Visioning and Strategic Planning
A community vision statement is future-focused, describing what a community hopes to look like or achieve in the long-term. It should be both aspirational and inspirational and created by a diverse group of citizenry committed to the long-term sustainability of the community.
When conducting community visioning and planning processes, NC State Extension uses the Appreciative Inquiry methodology, which consists of four stages: Discovery (what makes the community special), Dream (what could the community become), Design (what can we do to get there), and Destiny (what should we do, given our limited reality). When in the Dream stage, community visioning can be accomplished through the facilitated completion of a simple worksheet.
NC State Extension has engaged in a variety of regional planning initiatives, including Stronger Economies Together and CREATE BRIDGES. At a community level, we suggest communities consider our Cultivate NC initiative, which uniquely incorporates the assistance and perspective of community youth. To kickstart any strategic planning process, we recommend that communities follow this simple recipe to build the foundation for a written strategic plan:
- Identify a group of committed stakeholders, representative of the demographic diversity of the community. This group should include leadership of government agencies, the nonprofit sector, the business sector (both large and small businesses), higher education, K-12, faith-based organizations, healthcare, law enforcement, philanthropy, and neighborhood organizations. This group of 15-20 individuals becomes the steering committee for future processes.
- Hold 1 full or 2 half-day workshops to create a logic model that answers the following questions:
- What is the current condition the community wants to focus on?
- What needs to change and what conditions need to be in place in order for change to occur in that condition?
- What are the goals of the community planning effort? How will they impact the condition the community is seeking to change?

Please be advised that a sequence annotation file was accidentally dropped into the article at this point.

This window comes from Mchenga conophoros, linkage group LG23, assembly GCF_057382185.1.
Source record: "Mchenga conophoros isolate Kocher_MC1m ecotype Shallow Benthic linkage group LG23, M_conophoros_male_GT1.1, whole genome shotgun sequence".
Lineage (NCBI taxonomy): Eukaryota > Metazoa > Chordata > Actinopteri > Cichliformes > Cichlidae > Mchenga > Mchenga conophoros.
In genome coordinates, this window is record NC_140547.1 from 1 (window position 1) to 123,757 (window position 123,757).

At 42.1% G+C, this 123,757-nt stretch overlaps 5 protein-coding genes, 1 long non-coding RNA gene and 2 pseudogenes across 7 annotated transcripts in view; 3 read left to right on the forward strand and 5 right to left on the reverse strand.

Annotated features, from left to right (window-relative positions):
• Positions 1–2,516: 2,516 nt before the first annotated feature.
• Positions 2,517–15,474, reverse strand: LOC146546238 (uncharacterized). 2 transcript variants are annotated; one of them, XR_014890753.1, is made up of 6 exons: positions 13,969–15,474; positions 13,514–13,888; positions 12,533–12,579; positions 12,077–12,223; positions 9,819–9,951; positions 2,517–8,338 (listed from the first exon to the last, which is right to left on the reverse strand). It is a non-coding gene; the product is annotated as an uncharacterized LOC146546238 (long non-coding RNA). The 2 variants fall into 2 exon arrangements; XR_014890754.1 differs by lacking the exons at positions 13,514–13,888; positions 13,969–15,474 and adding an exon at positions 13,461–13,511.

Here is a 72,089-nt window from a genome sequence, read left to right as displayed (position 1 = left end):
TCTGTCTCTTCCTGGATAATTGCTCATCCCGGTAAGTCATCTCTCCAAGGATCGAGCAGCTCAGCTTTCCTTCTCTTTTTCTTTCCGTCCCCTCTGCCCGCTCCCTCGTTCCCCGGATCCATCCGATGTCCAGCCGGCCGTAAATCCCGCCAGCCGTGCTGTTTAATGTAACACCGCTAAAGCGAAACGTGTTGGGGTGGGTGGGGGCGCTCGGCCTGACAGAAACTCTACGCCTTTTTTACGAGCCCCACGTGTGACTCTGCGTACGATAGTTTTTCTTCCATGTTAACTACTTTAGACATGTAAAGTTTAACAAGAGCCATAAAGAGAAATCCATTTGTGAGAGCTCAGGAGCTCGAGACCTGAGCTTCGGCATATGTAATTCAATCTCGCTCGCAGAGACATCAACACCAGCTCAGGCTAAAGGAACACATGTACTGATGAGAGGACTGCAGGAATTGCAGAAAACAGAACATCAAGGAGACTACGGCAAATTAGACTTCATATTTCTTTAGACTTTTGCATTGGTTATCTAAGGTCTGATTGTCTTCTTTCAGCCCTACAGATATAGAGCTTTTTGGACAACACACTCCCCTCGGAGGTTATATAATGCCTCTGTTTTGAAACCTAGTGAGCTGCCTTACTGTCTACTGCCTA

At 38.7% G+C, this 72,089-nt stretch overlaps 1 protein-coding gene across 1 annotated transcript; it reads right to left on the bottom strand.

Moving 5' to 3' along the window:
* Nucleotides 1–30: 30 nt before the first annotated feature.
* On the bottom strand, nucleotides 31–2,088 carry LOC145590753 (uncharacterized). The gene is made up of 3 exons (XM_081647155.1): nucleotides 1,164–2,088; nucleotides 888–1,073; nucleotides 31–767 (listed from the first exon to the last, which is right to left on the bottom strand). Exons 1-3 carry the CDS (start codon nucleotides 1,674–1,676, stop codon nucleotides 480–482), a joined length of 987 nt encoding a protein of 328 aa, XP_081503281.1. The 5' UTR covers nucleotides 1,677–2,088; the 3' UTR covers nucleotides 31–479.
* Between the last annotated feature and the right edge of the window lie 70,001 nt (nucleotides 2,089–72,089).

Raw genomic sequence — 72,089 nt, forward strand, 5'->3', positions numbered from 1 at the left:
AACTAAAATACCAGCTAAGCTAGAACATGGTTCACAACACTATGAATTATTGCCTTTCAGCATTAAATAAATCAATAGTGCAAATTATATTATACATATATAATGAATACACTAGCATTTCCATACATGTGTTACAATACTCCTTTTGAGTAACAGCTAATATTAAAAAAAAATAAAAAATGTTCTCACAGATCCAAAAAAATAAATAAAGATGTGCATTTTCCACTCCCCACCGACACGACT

- What evidence exists that the actions the community will take will create that change?
- What resources does the community have to support the actions it plans to take?
- What actions will the community take to achieve the intended goals?
- What programs or other products will be created as a result of those actions?
- What are the intended short, mid, and long term outcomes of these programs or other products? What will the implementation of these programs or other products lead to?
- What are the high-level impacts on the condition the community is seeking to change? Do these impacts come as a result of the short, mid, and long term outcomes of these programs or other products?
The logic model process should be facilitated by a qualified independent professional. Most Extension offices have an agent trained in facilitation.
- The steering committee should gather community feedback on each segment of the logic model to further strengthen its assumptions, before submitting the vetted logic model to community elected officials for consideration and support. We have found that community engaged processes yield the best results.
RESOURCES: Logic Model Template
- Appreciative Inquiry (AI)
- Cultivate NC
- Transforming Board Practices
- Decision-making Tools
- How to Build a Steering Committee
- Ten Tips for Running a Successful Meeting